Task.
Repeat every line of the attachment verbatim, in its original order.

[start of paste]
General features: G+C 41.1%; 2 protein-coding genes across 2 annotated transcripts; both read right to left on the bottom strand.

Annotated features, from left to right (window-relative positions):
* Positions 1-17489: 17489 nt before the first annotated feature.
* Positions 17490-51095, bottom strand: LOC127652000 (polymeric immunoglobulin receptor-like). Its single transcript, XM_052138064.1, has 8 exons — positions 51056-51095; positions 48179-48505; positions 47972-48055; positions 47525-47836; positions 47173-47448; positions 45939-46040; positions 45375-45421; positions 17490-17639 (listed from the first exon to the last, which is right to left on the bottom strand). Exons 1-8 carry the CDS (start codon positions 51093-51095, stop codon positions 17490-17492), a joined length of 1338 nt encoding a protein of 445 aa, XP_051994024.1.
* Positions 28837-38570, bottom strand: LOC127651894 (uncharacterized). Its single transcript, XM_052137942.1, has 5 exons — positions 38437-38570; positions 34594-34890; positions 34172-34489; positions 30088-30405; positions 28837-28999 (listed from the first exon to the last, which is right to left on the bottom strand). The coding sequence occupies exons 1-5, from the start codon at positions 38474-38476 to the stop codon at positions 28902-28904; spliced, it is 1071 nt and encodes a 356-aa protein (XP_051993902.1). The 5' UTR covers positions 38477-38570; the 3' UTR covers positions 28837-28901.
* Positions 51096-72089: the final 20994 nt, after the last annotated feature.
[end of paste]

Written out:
General features: G+C 41.1%; 2 protein-coding genes across 2 annotated transcripts; both read right to left on the bottom strand.

Annotated features, from left to right (window-relative positions):
* Positions 1-17489: 17489 nt before the first annotated feature.
* Positions 17490-51095, bottom strand: LOC127652000 (polymeric immunoglobulin receptor-like). Its single transcript, XM_052138064.1, has 8 exons — positions 51056-51095; positions 48179-48505; positions 47972-48055; positions 47525-47836; positions 47173-47448; positions 45939-46040; positions 45375-45421; positions 17490-17639 (listed from the first exon to the last, which is right to left on the bottom strand). Exons 1-8 carry the CDS (start codon positions 51093-51095, stop codon positions 17490-17492), a joined length of 1338 nt encoding a protein of 445 aa, XP_051994024.1.
* Positions 28837-38570, bottom strand: LOC127651894 (uncharacterized). Its single transcript, XM_052137942.1, has 5 exons — positions 38437-38570; positions 34594-34890; positions 34172-34489; positions 30088-30405; positions 28837-28999 (listed from the first exon to the last, which is right to left on the bottom strand). The coding sequence occupies exons 1-5, from the start codon at positions 38474-38476 to the stop codon at positions 28902-28904; spliced, it is 1071 nt and encodes a 356-aa protein (XP_051993902.1). The 5' UTR covers positions 38477-38570; the 3' UTR covers positions 28837-28901.
* Positions 51096-72089: the final 20994 nt, after the last annotated feature.